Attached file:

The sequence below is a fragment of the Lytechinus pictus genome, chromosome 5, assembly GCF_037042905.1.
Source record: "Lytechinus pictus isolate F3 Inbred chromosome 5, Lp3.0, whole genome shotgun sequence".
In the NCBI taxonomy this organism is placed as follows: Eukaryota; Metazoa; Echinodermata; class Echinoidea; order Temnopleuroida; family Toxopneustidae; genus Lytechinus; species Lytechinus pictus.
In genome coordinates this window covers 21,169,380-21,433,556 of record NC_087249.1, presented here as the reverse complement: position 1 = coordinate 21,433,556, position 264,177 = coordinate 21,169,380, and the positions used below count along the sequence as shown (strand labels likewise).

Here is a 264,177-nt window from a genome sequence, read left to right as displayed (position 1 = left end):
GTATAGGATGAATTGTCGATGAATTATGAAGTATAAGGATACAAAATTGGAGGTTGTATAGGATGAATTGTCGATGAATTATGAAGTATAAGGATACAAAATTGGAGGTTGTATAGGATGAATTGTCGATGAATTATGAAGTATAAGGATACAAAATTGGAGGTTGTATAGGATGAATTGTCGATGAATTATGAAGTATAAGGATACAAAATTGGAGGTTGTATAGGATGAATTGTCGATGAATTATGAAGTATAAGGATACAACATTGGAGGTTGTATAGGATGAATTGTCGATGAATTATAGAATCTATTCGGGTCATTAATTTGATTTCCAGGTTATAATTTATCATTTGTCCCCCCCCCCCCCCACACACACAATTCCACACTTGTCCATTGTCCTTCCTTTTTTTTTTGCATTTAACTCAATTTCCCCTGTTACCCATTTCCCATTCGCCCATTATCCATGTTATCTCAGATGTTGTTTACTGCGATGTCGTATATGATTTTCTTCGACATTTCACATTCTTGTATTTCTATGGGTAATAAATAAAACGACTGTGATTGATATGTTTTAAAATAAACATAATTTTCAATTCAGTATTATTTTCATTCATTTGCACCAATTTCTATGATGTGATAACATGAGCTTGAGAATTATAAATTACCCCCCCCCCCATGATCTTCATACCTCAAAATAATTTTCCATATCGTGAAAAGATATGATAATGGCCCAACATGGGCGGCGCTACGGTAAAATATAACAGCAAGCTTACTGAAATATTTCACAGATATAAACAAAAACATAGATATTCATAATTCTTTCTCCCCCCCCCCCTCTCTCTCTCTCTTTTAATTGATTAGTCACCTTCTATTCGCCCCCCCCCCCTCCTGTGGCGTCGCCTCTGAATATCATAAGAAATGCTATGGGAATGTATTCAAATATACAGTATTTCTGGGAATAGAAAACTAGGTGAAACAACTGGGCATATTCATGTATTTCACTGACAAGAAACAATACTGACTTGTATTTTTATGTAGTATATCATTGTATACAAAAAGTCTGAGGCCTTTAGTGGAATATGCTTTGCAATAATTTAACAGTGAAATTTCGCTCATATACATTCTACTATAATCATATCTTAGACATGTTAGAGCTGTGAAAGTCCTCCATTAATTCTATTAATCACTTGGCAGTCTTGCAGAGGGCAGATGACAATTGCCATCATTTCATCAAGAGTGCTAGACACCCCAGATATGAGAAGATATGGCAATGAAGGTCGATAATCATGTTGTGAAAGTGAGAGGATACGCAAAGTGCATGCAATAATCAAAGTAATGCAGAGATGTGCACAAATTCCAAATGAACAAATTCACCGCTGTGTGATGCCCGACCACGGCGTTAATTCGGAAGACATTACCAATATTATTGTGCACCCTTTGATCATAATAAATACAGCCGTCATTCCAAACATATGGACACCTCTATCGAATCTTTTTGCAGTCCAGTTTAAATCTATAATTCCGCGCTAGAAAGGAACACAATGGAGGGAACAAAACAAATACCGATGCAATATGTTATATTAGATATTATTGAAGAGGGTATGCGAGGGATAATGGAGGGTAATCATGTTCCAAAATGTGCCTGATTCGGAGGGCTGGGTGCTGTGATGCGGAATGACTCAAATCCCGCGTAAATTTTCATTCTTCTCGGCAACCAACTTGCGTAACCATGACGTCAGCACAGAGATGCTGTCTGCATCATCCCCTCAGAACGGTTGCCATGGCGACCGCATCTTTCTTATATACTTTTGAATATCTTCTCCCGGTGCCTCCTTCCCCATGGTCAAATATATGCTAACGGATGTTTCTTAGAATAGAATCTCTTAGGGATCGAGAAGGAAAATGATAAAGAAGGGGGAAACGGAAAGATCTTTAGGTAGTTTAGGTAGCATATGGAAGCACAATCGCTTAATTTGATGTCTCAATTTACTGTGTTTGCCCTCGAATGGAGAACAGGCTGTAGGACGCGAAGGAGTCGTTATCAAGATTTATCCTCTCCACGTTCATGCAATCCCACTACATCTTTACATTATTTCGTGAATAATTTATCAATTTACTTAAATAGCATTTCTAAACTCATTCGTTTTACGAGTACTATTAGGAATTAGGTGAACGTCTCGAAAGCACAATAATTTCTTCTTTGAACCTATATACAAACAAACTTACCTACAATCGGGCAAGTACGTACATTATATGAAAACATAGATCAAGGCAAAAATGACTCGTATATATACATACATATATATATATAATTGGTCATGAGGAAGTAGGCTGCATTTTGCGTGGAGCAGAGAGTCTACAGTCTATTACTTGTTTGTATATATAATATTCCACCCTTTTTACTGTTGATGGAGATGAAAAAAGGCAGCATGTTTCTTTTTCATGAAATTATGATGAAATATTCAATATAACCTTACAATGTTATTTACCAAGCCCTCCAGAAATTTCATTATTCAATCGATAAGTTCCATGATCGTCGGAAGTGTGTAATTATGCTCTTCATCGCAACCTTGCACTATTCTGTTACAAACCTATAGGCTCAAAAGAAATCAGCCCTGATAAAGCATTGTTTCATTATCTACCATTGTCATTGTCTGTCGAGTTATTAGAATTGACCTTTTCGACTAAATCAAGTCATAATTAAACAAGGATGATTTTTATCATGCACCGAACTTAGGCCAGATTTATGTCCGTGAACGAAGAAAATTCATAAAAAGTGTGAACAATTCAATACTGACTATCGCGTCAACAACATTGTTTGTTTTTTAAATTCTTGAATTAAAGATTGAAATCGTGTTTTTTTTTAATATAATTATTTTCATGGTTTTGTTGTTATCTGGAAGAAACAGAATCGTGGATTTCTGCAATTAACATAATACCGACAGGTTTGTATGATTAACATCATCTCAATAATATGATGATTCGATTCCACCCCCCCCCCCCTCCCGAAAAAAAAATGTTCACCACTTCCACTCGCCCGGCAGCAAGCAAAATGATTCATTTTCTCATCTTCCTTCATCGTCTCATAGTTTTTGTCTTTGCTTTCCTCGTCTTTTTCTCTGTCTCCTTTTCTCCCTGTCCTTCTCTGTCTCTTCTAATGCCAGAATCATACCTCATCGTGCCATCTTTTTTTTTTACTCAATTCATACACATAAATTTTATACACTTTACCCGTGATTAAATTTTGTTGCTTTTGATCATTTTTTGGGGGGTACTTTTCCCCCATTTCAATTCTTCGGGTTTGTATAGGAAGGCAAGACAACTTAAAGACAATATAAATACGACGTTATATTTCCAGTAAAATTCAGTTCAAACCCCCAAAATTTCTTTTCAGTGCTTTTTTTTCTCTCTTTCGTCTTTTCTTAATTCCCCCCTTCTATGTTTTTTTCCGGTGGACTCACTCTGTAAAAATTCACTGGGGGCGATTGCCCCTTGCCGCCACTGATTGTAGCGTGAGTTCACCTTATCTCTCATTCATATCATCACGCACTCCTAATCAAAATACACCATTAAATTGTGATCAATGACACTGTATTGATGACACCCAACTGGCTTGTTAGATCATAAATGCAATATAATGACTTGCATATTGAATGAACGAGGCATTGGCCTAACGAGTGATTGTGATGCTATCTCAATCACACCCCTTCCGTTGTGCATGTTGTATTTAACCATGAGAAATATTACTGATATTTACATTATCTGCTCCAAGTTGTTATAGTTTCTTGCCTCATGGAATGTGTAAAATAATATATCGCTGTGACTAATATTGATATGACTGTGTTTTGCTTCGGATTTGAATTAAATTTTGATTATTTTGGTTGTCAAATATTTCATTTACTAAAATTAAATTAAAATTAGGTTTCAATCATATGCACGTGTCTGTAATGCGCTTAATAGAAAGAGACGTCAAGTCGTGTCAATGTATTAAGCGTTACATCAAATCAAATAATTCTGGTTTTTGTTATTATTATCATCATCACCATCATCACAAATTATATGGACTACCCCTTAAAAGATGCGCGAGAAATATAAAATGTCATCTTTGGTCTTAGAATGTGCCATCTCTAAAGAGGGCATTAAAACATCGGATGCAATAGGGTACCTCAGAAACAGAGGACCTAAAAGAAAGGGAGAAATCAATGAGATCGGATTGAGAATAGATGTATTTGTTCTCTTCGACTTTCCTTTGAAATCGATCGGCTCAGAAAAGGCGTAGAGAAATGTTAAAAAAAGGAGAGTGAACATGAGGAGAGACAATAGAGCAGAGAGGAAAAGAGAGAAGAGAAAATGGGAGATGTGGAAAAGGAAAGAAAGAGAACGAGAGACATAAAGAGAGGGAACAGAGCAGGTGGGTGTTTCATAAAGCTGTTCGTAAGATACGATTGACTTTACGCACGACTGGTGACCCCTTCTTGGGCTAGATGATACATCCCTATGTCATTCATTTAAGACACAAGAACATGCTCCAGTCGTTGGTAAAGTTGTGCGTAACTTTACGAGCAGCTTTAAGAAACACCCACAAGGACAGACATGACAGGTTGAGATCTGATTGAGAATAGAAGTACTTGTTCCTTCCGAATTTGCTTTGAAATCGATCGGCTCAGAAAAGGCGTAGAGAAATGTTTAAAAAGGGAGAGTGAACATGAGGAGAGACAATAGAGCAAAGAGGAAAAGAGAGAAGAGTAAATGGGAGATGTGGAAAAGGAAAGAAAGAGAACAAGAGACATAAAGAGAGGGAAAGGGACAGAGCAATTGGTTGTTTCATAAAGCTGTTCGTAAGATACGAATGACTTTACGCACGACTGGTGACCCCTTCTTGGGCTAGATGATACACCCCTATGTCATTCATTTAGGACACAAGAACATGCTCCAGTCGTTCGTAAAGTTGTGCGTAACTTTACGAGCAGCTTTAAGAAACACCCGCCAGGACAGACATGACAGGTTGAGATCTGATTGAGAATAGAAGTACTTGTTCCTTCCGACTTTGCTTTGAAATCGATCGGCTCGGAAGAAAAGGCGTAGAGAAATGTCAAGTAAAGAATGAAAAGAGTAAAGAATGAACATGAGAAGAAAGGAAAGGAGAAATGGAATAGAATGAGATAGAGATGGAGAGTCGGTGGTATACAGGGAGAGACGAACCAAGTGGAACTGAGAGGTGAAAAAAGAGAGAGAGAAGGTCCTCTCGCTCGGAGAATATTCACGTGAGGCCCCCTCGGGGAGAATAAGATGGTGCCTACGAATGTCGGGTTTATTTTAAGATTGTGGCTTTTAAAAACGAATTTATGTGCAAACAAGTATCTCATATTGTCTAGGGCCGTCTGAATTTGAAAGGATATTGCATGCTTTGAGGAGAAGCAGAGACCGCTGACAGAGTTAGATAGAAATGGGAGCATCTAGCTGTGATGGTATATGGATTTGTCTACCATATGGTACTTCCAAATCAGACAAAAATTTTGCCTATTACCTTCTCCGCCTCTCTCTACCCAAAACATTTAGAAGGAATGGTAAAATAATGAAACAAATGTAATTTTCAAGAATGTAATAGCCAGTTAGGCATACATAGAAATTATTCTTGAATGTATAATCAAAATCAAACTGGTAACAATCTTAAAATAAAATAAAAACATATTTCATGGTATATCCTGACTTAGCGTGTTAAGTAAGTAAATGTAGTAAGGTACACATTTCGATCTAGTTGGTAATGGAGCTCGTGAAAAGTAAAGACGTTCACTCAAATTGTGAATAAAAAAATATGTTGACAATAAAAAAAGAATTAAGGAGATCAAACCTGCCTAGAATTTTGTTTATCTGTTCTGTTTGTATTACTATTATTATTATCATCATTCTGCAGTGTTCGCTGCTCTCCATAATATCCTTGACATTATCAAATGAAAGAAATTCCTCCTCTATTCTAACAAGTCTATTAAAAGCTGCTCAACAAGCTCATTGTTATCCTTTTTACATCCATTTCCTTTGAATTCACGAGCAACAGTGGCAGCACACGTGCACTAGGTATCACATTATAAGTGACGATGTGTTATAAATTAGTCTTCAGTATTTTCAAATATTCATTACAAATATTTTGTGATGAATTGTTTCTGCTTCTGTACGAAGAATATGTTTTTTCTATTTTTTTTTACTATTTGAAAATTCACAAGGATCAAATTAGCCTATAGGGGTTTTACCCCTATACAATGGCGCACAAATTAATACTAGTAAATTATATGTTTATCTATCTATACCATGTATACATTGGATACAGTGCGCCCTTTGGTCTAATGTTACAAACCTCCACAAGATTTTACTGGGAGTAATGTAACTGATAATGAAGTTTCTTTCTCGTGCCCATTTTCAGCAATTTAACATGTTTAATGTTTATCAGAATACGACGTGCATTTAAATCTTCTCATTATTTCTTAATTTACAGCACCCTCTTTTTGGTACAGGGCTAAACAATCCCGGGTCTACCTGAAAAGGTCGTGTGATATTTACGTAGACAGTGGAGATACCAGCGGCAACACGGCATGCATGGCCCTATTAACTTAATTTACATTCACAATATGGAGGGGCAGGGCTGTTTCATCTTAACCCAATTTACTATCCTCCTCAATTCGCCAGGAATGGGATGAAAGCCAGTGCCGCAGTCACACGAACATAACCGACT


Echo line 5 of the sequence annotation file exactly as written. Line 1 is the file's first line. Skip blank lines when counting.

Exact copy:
Here is a 264,177-nt window from a genome sequence, read left to right as displayed (position 1 = left end):